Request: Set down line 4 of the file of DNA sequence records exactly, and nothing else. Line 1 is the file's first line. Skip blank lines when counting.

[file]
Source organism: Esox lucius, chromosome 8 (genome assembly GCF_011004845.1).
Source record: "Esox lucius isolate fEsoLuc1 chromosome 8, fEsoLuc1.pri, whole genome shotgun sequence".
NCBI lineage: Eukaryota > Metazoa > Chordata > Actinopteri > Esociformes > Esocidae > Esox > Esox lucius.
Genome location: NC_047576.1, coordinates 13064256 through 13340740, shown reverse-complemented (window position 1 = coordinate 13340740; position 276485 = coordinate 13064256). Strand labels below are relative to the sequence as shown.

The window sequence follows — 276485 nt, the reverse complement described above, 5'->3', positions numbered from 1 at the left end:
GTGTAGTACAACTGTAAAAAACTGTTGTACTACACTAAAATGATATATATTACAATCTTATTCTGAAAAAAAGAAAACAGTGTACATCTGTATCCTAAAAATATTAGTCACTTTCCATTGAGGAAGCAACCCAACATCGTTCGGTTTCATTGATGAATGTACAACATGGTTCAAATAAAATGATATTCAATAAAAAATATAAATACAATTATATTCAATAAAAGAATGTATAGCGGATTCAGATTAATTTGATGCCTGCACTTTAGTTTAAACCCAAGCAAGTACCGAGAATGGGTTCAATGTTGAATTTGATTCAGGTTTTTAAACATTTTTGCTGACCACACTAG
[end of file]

Genome location: NC_047576.1, coordinates 13064256 through 13340740, shown reverse-complemented (window position 1 = coordinate 13340740; position 276485 = coordinate 13064256). Strand labels below are relative to the sequence as shown.